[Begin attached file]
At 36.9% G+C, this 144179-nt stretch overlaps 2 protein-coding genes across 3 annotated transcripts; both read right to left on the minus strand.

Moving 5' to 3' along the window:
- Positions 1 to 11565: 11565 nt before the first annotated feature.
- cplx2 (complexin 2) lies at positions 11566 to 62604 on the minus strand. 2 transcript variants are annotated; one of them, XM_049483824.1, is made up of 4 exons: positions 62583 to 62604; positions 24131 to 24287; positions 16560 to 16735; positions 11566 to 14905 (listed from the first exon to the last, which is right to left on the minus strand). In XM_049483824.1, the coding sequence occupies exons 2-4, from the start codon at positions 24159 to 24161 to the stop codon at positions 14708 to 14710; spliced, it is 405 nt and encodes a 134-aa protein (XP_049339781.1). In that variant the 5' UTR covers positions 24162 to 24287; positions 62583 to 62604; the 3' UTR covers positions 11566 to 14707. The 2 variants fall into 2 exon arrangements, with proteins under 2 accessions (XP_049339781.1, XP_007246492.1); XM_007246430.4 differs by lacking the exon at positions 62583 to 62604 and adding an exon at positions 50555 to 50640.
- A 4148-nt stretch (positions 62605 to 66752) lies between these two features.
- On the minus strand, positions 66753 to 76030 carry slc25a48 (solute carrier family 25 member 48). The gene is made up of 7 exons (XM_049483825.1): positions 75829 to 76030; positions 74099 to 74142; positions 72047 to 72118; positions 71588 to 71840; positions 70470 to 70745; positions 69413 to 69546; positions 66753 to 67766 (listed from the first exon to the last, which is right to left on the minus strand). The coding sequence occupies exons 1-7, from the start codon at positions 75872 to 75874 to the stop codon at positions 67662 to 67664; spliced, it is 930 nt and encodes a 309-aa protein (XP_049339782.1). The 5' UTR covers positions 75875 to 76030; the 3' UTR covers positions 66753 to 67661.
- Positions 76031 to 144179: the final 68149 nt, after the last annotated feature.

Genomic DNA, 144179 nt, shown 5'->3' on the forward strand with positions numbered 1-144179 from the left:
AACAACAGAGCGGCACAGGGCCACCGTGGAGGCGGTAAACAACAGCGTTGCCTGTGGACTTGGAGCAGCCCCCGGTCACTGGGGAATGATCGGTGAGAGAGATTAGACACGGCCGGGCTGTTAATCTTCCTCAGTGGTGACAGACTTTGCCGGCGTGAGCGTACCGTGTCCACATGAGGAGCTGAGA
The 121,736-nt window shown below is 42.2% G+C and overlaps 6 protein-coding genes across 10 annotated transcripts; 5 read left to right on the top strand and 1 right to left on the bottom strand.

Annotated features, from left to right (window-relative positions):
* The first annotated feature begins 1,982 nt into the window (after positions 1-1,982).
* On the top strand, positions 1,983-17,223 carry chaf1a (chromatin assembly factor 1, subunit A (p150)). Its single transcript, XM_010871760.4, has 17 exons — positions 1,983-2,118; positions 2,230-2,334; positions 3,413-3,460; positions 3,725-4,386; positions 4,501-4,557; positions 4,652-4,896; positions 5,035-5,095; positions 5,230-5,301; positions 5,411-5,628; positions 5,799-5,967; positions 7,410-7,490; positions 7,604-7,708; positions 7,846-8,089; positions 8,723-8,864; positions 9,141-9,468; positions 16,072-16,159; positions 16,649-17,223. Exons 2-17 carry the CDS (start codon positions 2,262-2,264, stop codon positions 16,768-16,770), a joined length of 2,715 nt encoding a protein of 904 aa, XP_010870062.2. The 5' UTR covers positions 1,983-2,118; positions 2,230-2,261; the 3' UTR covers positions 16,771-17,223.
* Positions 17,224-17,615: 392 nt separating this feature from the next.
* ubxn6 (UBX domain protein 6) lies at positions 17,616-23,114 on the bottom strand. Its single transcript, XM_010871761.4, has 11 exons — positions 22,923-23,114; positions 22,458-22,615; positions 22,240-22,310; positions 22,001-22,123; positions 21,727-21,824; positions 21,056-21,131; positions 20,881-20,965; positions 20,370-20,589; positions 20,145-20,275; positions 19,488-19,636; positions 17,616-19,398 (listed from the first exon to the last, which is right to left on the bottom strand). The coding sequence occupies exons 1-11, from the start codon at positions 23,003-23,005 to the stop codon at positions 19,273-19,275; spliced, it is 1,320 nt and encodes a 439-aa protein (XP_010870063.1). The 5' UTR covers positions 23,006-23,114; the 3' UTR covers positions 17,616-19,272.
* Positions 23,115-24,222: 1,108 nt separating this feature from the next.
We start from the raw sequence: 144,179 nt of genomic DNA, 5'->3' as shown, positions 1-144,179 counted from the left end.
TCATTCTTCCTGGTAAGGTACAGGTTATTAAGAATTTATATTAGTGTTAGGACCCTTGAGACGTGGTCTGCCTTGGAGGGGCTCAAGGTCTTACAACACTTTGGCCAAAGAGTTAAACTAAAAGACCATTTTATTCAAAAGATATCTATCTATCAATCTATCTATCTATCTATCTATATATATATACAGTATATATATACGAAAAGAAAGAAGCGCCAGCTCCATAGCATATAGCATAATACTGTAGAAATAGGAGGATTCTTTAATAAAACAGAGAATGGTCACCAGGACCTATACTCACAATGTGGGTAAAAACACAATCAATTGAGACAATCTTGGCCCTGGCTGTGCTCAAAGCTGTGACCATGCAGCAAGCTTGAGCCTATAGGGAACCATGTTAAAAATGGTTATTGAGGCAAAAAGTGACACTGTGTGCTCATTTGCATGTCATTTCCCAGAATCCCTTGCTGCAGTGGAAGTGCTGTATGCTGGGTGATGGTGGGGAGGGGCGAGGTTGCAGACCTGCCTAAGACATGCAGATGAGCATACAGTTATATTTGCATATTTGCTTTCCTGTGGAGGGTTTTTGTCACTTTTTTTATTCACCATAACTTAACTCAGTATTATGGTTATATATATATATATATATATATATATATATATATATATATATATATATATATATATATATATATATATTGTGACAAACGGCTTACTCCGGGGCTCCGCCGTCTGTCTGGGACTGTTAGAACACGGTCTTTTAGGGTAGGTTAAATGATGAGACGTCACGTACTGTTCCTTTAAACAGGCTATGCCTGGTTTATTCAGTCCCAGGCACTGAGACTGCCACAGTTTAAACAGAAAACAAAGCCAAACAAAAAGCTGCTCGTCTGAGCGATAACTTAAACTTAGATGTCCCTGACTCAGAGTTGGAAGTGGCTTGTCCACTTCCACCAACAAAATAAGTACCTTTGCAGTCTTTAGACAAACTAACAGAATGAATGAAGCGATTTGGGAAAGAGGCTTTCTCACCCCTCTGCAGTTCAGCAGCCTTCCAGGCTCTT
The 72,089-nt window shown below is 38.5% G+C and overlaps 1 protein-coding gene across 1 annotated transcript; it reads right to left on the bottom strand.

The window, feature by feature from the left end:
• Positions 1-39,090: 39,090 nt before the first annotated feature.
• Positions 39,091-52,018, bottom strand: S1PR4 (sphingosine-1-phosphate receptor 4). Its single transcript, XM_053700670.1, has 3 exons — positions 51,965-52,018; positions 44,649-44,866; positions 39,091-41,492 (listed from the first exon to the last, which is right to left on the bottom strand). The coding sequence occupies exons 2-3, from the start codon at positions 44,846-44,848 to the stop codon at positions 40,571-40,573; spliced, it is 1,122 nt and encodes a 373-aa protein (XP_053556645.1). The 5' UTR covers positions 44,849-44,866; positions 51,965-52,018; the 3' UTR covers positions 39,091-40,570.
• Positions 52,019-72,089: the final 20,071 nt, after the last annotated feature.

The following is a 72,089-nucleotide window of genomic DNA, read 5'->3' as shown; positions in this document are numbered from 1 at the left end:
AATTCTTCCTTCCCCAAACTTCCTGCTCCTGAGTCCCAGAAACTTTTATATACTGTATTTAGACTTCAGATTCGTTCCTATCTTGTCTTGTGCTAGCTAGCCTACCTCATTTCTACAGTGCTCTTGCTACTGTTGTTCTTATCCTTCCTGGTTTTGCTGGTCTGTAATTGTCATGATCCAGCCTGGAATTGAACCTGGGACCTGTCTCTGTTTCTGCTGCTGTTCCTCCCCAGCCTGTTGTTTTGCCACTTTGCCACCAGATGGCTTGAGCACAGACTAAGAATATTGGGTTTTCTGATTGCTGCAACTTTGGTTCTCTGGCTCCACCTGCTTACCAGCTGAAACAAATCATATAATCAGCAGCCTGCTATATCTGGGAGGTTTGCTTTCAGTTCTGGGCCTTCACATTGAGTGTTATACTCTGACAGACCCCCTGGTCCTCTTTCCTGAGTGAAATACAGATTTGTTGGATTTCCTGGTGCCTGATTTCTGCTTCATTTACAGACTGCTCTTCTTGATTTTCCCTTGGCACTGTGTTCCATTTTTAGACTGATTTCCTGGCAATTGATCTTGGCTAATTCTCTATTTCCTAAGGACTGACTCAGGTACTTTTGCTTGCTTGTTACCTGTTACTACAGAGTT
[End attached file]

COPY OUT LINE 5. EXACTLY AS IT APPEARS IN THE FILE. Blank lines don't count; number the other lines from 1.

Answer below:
- A 4148-nt stretch (positions 62605 to 66752) lies between these two features.